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Extreme Makeover: Savoy Edition

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By James Geneau

The Savoy is probably London's best known hotel landmarks. Since 1889, the hotel has played an integral part of London high-society and as a culinary institution. Well, at least it did up until a year ago when they closed their doors to undertake a massive ₤110 million ($208,241,000 CDN) makeover. Scheduled to re-open in May 2009, we wanted to get a sneak preview for Gremolata of what could be expected in terms of changes. So we asked General Manager Kiaran MacDonald of the The Savoy to shed some light on this landmark hotel, the exciting changes being revealed next May, and some thoughts on the food and hospitality scene in London.

Gremolata: Is the renovation in anticipation of the Olympics or has this been part of a strategy with The Savoy for some time?

The Savoy: The owners planned to restore before London won the bid for the 2012 Olympics. However, The Savoy team is looking forward to welcoming dignitaries and travellers from around the world during the Olympics and plans to make the appropriate arrangements in order to accommodate all guests. The hotel team will also work with Visit London to promote the city leading up to 2012.

The purpose of The Savoy restoration is to upgrade the property to meet and exceed the expectations of today's most discerning and cosmopolitan clientele. When The Savoy reopens in May 2009, it will set new British standards for excellence in design, décor and personalized service (just as it did in 1889). As one of the most popular destinations for visitors from around the world, it is important that London's tourism industry continually refreshes and updates its brand. With the regeneration of the South Bank and Covent Garden and the redevelopment of Heathrow's Terminal 5, the city is going through an exciting renewal.

Gremolata: What can guests expect in terms of the design of the rooms and common areas? Is this a modernization or a return to the classic style of days gone by?

The Savoy: The design of the new Savoy will respect the two aesthetics synonymous with the hotel; the Edwardian style of the original 1889 building and the Art-Deco style that was introduced in the late 1920's and 1930's.

The new Savoy will retain the traditional Edwardian influence for the lobby and public spaces including the Thames Foyer, while Art-deco will inspire the outer entrance, the Beaufort Bar and the River Restaurant. Of the hotel's 268 guest rooms and suites, 174 are being restored in authentic Edwardian-style and 94 will be given a fresh interpretation of Art-deco style.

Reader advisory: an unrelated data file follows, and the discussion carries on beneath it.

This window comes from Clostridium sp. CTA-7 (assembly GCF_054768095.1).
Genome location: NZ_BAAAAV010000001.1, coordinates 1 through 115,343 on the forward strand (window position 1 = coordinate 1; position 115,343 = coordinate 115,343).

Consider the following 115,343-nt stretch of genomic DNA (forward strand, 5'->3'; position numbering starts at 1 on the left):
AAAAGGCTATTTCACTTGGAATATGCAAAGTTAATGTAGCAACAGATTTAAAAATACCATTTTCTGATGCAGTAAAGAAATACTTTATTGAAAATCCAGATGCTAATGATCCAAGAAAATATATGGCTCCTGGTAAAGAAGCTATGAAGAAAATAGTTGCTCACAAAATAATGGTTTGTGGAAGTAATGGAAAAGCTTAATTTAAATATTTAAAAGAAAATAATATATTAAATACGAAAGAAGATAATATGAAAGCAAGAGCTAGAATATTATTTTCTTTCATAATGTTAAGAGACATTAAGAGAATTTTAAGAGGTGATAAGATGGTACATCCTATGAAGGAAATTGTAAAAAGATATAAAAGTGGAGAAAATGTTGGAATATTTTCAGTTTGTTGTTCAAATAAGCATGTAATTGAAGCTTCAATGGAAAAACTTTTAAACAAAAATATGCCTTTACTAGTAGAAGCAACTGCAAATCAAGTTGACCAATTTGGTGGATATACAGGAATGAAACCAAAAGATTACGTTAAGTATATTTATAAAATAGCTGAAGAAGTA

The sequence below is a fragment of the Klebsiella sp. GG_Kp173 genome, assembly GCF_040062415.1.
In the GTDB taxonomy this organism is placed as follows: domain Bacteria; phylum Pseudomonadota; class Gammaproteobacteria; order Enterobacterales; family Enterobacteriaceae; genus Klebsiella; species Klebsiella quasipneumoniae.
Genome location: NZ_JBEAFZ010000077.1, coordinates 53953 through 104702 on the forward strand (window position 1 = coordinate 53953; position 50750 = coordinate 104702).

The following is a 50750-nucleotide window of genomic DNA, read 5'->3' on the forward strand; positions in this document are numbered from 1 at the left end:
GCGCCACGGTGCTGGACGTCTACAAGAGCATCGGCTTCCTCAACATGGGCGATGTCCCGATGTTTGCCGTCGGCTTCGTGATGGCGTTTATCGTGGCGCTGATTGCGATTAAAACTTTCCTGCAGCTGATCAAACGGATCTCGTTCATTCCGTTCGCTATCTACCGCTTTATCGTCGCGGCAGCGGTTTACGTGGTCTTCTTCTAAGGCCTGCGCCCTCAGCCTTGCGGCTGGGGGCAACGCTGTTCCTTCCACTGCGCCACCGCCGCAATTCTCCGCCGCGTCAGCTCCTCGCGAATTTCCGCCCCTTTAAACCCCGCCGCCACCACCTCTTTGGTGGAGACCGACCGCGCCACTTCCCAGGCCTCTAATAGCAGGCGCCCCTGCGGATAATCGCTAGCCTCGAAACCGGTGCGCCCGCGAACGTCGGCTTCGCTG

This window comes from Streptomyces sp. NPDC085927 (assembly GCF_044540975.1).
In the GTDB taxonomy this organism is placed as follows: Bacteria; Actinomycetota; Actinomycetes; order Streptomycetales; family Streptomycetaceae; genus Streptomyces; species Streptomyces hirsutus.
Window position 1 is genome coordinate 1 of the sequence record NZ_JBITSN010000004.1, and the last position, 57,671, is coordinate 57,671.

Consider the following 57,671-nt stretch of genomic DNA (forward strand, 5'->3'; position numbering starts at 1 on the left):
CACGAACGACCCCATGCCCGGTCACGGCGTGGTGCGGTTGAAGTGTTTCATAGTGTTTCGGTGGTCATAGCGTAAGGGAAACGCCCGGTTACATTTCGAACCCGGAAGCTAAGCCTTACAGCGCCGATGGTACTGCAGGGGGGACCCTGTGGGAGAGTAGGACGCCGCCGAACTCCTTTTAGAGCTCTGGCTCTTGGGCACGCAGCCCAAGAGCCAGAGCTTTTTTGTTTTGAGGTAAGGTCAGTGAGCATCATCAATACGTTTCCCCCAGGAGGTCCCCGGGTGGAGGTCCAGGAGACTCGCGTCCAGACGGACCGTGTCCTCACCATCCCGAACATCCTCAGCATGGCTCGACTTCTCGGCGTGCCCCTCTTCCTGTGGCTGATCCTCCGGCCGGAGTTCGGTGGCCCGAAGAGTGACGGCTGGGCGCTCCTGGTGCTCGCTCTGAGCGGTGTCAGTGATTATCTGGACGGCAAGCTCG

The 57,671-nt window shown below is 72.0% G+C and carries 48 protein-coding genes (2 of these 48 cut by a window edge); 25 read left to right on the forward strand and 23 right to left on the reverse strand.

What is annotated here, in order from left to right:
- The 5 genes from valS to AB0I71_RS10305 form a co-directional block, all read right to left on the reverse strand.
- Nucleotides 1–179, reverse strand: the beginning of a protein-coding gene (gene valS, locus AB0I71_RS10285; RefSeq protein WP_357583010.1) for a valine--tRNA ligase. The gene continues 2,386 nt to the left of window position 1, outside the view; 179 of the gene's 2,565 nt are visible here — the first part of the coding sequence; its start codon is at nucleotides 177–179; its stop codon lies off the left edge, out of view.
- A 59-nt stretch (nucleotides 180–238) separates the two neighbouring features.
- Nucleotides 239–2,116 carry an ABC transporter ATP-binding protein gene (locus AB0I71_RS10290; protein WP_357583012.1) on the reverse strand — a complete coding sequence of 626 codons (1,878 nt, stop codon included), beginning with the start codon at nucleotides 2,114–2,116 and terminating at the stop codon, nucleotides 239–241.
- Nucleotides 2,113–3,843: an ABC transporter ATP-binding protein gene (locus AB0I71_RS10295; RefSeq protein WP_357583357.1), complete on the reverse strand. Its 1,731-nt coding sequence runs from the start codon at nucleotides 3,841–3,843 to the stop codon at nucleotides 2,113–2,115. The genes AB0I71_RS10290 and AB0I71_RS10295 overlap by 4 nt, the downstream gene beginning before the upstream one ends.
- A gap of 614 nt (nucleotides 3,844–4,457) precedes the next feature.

Gremolata: One of the best experiences I ever had was a lovely brunch one afternoon in the main dining hall overlooking the Thames. What can guests expect in terms of changes to this space and the overall experience upon reopening?

The Savoy: The space will be completely transformed as The Savoy's legendary, River Restaurant. Guests can expect a polished, art deco-inspired atmosphere with panoramic views over Embankment Gardens and the River Thames. Mirrors will catch the sunlight streaming in from the River Restaurant's bay windows, while a taupe, chocolate and chrome colour scheme will paravent linear panelled walls, and a fireplace will heighten the intimacy of the spacious 90-seat restaurant. The River Restaurant will serve breakfast, lunch and dinner.

Gremolata: The cocktail lounge at The Savoy has been a meeting place for powerful people for years. It has also been rather traditional in design and clientele. Will this tradition continue or is the goal to bring a new generation of patrons?

The Savoy: The American Bar has always attracted members of the world's elite social circles, young and old, and will continue its tradition as THE place to meet in London for drinks. Dwight Eisenhower, Frank Sinatra, Judy Garland, Rita Hayworth, Amy Winehouse, Jude Law and Madonna have all sipped cocktails from the bar's famous menu.

In terms of design, the American Bar will retain its world famous art deco-inspired design and colour scheme. The much loved bar will reopen with stylish round lacquered tables, plush covered armchairs, luscious sofas and decadent Italian leather booths. The walls will be lined with photo portraits of famous guests such as Humphrey Bogart, Elizabeth Taylor and Barbra Streisand. The Savoy's famous baby grand piano will retake its place in the centre of the bar.

The Beaufort Bar, a completely new space in The Savoy, will offer an extra option to the American Bar, providing regulars, newcomers and guests with an opulent new venue to enjoy champagne and cocktails. Fashioned in a sophisticated jet-black and burnished gold, art deco-inspired colour scheme, The Beaufort Bar's onyx leather bar flanked by scagliola clad columns will be elevated upon the stage once used for The Savoy's legendary big band dinner dances, Stompin' at The Savoy. The Beaufort Bar will feature a baby grand piano providing top-notch musical entertainment, just like The Savoy's famous American Bar.

Gremolata: High tea is probably one of the biggest claims to fame for every landmark hotel in London. The Savoy has had an excellent reputation but so has other key landmarks. What can we expect from the new Savoy and how will high tea compare to other landmarks like Claridges or the Ritz if at all?

The Savoy: The Savoy is world famous for its traditional afternoon tea service – an experience that is quintessentially British. Guests for afternoon tea at The Savoy will be seated on chic banquettes, sleek wingback and bergère armchairs in the newly restored Edwardian Thames Foyer. Heads will turn as afternoon tea is served, traditionally from atop silver, three-tier cake stands. Guests will choose from an extensive list of specialty teas and a sumptuous selection of sandwiches, scones and delicate pastries.